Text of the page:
An occasionally heated neighborhood meeting on the city’s north side Wednesday night exposed divisions among Madisonians over whether the city should become home to a squadron of F-35 fighter jets.

Many of the residents who spoke before a panel of alders and county supervisors at the East Madison Community Center were critical of the F-35s, the sophisticated stealth fighter planes that the U.S. military has spent nearly three decades and hundreds of billions of dollars developing. They voiced concerns over environmental impact, the militaristic nature of the jet, and the risk of crashes or other accidents.

Largely, the meeting’s focus was on noise levels. Many residents said they were already frustrated with the noise made by F-16 jets conducting exercises out of Truax, and were worried the F-35s will exacerbate the issue.

“I have to cover my ears, actually,” said Michael Johns, an Atwood resident, describing the noise from the jets he hears from his home by the Barrymore Theatre. “And I see little kids freaking out — like, ‘What is going on?’”

Sam Skar, an educator at Schenk Elementary, echoed her concern for children based on how she’s seen them react to noise from the jets.

“Our children were scared. They were running with their hands over their ears,” said Skar, who stressed that she was not “a representative of the district.”

Others thought the concerns about noise were overblown.

"Why move into a place if it's just going to irritate you?" vented Paul Volkmann, a resident of the Hiestand neighborhood. "I just don't get it.

"I hear people talking about, ‘Well, we just can't have a decent conversation,’" he added. "What is that important that you're talking about that you can't wait 10 seconds, look up into the air, and thank those people in those planes for protecting your ass?"

Dennis Smith, a longtime Madison resident and a military veteran, took issue with people saying they had trouble sleeping due to the jets.

"Well, I'll tell you what, I feel and sleep a lot better knowing that (the jets are) there,” he said.

Gov. Scott Walker announced in December that the Air Force’s had decided to name Truax Field a “preferred candidate” for its next squadron of F-35 jets. If the site passes muster as part of an environmental impact analysis, which gets underway next week, Madison could receive the jets in 2023.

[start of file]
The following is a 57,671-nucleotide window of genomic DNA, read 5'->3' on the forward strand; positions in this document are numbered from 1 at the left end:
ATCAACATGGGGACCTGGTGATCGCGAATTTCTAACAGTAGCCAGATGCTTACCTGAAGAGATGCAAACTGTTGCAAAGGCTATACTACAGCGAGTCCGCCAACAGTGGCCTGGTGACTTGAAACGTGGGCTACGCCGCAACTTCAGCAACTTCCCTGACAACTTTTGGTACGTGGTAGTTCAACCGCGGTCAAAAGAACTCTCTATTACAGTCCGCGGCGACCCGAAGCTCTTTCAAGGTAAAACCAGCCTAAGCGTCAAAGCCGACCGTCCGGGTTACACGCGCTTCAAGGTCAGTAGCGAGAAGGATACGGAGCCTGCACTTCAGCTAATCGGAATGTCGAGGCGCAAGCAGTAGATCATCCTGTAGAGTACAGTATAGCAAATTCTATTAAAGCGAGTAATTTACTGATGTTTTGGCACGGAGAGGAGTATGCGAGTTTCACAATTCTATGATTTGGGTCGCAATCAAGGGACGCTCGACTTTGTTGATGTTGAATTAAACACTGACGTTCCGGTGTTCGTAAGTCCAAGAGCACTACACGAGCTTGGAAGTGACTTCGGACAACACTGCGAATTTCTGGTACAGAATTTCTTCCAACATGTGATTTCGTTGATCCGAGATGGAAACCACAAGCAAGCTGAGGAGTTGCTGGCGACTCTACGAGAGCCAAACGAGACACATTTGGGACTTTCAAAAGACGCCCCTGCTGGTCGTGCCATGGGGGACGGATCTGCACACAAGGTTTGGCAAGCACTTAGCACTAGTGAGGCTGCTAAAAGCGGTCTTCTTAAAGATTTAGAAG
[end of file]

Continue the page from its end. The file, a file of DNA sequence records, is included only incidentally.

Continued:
F-16s have been flying out of the Air National Guard base at Truax Field, next to the Dane County Regional Airport, since 1992. The F-35s could ultimately replace those planes.

Madison City Council President Marsha Rummel organized Wednesday night’s meeting to gather public input on the pending arrival of the F-35s. While city officials play no official role in the decisionmaking process, Rummel said she and other alders have been invited by the National Guard to send along their thoughts.

The other officials who listened to public testimony were alders David Ahrens, Ledell Zellers, Denise DeMarb, Larry Palm and Samba Beldeh, along with Dane County supervisors Paul Rusk and Dennis O’Loughlin.

“This is an unusual activity for us — for us to engage in something that’s a local, yet national issue at the same time,” said Ahrens, before residents spoke. “We really know very little about this.”

While a lot of the concerns over noise and environmental impact expressed by residents were localized, others were more philosophical in scope: Harry Richardson, a resident of the Tenney-Lapham neighborhood, called the F-35 “immoral.”

“Its purpose is to kill people,” said Richardson, bluntly.

Ed Blume, who runs a Facebook page “No F-35s in Madison,” echoed that concern. He said he was disappointed that Mayor Paul Soglin, part of a “Mayors for Peace” coalition, would support the F-35’s potential arrival in town.

“He has the hypocrisy to turn around and welcome the planes that can carry nuclear weapons,” he said. “That undermines our confidence in our elected officials.”

Others said that the community should be grateful for the military presence at Truax. 

“If somebody doesn’t like having a military base here, then they can move,” said the semi-retired doctor Kim Hetsko, who said he’s been wary of Madison attitudes toward the military ever since having been the target of jeers when he would walk around State Street in uniform during the Vietnam War.

The listening session precedes a “scoping meeting” that the Air National Guard has announced at the Crowne Plaza Madison Hotel on East Washington Avenue on March 8. The guard says it will solicit comment for its environmental impact assessment.

Editor's Note: The story was updated to include Ald. Larry Palm and Supervisor Heidi Wegleitner in the list of officials present at the meeting. Also, it is Harry Richardson, not Gary Richardson.